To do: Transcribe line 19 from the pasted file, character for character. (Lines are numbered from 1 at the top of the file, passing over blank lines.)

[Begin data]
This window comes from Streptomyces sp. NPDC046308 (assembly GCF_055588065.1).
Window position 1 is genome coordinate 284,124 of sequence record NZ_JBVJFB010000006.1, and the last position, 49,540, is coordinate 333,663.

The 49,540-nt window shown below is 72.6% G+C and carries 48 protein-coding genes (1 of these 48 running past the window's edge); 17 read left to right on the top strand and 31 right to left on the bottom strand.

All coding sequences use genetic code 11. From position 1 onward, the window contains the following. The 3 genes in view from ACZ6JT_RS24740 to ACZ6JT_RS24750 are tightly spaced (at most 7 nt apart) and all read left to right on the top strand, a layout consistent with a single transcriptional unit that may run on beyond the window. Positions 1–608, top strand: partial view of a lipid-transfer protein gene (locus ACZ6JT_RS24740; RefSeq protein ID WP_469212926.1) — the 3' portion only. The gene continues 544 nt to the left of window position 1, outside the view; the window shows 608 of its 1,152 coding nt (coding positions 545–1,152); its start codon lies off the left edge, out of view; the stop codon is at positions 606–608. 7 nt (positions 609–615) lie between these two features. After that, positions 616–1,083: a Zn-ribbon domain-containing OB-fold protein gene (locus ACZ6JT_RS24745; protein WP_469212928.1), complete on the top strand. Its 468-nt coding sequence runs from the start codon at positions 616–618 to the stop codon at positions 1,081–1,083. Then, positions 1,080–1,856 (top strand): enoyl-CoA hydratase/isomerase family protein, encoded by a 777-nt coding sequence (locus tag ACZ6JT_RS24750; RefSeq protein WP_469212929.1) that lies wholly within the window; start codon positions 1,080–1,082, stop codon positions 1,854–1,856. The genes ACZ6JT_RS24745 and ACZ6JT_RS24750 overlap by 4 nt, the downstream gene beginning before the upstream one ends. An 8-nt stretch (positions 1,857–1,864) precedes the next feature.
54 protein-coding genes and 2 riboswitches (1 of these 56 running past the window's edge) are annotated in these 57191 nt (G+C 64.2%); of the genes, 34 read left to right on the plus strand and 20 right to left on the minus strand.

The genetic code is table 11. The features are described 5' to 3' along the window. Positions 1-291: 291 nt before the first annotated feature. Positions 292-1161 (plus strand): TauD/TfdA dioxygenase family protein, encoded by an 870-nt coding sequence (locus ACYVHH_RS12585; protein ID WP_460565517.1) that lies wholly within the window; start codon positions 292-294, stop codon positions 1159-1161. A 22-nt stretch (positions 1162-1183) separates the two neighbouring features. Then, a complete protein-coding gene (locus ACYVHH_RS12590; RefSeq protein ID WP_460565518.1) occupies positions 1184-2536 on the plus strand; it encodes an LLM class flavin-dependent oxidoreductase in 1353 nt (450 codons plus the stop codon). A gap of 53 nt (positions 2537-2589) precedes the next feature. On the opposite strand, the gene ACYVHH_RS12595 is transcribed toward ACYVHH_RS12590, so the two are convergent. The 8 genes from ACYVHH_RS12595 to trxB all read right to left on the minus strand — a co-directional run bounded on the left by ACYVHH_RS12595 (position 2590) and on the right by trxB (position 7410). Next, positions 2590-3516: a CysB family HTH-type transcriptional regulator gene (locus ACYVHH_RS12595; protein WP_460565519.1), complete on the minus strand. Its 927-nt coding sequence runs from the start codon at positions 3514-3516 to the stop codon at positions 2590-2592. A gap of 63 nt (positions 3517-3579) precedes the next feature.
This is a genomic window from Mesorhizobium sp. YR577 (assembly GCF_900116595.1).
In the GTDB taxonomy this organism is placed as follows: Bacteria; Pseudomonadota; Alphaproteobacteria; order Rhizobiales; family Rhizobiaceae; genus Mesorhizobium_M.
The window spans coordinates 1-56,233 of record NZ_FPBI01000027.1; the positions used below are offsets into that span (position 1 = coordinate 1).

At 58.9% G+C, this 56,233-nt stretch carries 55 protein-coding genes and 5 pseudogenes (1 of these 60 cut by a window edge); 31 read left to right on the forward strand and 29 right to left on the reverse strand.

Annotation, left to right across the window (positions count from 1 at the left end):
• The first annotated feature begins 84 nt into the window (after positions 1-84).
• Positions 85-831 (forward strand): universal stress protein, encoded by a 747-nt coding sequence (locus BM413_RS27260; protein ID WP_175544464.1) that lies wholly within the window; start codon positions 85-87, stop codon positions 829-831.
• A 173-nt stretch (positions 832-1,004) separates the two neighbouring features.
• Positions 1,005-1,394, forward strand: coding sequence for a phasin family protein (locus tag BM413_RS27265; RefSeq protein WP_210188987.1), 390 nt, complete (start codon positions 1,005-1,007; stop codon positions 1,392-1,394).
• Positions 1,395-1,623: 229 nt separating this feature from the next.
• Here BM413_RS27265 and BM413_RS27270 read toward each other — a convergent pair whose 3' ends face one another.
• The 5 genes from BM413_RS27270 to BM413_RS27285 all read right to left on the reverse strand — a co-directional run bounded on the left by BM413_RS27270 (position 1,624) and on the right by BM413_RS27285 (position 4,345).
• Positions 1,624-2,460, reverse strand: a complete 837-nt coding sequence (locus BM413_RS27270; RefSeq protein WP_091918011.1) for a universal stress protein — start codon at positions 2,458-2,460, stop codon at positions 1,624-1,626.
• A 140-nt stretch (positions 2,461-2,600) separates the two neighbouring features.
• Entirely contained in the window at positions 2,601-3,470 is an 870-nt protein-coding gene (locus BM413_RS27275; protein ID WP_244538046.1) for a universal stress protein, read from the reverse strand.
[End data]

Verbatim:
• Positions 1,624-2,460, reverse strand: a complete 837-nt coding sequence (locus BM413_RS27270; RefSeq protein WP_091918011.1) for a universal stress protein — start codon at positions 2,458-2,460, stop codon at positions 1,624-1,626.